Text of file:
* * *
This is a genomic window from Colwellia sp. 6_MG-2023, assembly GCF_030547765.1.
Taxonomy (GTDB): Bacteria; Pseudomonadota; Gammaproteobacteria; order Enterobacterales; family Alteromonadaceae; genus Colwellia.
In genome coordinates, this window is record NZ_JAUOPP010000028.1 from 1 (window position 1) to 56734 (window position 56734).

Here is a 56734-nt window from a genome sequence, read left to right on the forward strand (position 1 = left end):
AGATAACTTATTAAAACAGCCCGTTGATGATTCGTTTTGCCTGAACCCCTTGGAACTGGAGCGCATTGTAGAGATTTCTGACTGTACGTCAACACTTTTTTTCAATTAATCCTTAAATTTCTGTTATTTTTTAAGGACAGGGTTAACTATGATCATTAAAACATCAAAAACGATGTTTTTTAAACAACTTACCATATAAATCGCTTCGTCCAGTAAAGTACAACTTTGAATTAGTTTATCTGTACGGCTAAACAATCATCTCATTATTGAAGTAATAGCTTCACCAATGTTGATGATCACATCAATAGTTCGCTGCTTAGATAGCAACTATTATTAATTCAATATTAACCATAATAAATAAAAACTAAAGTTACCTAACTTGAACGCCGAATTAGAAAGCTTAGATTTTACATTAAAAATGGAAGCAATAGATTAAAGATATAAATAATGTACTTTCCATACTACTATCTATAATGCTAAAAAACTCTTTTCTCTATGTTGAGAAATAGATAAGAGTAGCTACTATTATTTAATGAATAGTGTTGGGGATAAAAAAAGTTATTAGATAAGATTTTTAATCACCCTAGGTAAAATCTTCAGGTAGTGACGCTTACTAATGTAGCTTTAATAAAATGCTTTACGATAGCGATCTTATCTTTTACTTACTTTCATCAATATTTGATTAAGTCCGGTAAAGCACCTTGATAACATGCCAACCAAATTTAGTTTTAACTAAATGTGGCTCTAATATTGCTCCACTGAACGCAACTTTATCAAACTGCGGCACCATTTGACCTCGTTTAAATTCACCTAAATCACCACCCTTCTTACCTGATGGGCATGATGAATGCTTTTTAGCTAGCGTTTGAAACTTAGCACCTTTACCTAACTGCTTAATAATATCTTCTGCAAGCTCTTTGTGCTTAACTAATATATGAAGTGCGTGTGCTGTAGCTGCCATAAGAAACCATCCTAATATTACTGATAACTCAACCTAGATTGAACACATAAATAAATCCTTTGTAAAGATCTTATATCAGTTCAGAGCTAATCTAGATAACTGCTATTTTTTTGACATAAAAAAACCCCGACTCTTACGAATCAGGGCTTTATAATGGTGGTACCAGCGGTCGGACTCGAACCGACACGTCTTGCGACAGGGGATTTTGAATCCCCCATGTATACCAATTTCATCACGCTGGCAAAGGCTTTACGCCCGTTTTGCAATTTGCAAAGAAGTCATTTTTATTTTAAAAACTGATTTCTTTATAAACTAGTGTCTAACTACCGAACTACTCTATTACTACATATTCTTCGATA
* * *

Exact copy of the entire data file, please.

This is a genomic window from Colwellia sp. 6_MG-2023, assembly GCF_030547765.1.
Taxonomy (GTDB): Bacteria; Pseudomonadota; Gammaproteobacteria; order Enterobacterales; family Alteromonadaceae; genus Colwellia.
In genome coordinates, this window is record NZ_JAUOPP010000028.1 from 1 (window position 1) to 56734 (window position 56734).

Here is a 56734-nt window from a genome sequence, read left to right on the forward strand (position 1 = left end):
AGATAACTTATTAAAACAGCCCGTTGATGATTCGTTTTGCCTGAACCCCTTGGAACTGGAGCGCATTGTAGAGATTTCTGACTGTACGTCAACACTTTTTTTCAATTAATCCTTAAATTTCTGTTATTTTTTAAGGACAGGGTTAACTATGATCATTAAAACATCAAAAACGATGTTTTTTAAACAACTTACCATATAAATCGCTTCGTCCAGTAAAGTACAACTTTGAATTAGTTTATCTGTACGGCTAAACAATCATCTCATTATTGAAGTAATAGCTTCACCAATGTTGATGATCACATCAATAGTTCGCTGCTTAGATAGCAACTATTATTAATTCAATATTAACCATAATAAATAAAAACTAAAGTTACCTAACTTGAACGCCGAATTAGAAAGCTTAGATTTTACATTAAAAATGGAAGCAATAGATTAAAGATATAAATAATGTACTTTCCATACTACTATCTATAATGCTAAAAAACTCTTTTCTCTATGTTGAGAAATAGATAAGAGTAGCTACTATTATTTAATGAATAGTGTTGGGGATAAAAAAAGTTATTAGATAAGATTTTTAATCACCCTAGGTAAAATCTTCAGGTAGTGACGCTTACTAATGTAGCTTTAATAAAATGCTTTACGATAGCGATCTTATCTTTTACTTACTTTCATCAATATTTGATTAAGTCCGGTAAAGCACCTTGATAACATGCCAACCAAATTTAGTTTTAACTAAATGTGGCTCTAATATTGCTCCACTGAACGCAACTTTATCAAACTGCGGCACCATTTGACCTCGTTTAAATTCACCTAAATCACCACCCTTCTTACCTGATGGGCATGATGAATGCTTTTTAGCTAGCGTTTGAAACTTAGCACCTTTACCTAACTGCTTAATAATATCTTCTGCAAGCTCTTTGTGCTTAACTAATATATGAAGTGCGTGTGCTGTAGCTGCCATAAGAAACCATCCTAATATTACTGATAACTCAACCTAGATTGAACACATAAATAAATCCTTTGTAAAGATCTTATATCAGTTCAGAGCTAATCTAGATAACTGCTATTTTTTTGACATAAAAAAACCCCGACTCTTACGAATCAGGGCTTTATAATGGTGGTACCAGCGGTCGGACTCGAACCGACACGTCTTGCGACAGGGGATTTTGAATCCCCCATGTATACCAATTTCATCACGCTGGCAAAGGCTTTACGCCCGTTTTGCAATTTGCAAAGAAGTCATTTTTATTTTAAAAACTGATTTCTTTATAAACTAGTGTCTAACTACCGAACTACTCTATTACTACATATTCTTCGATA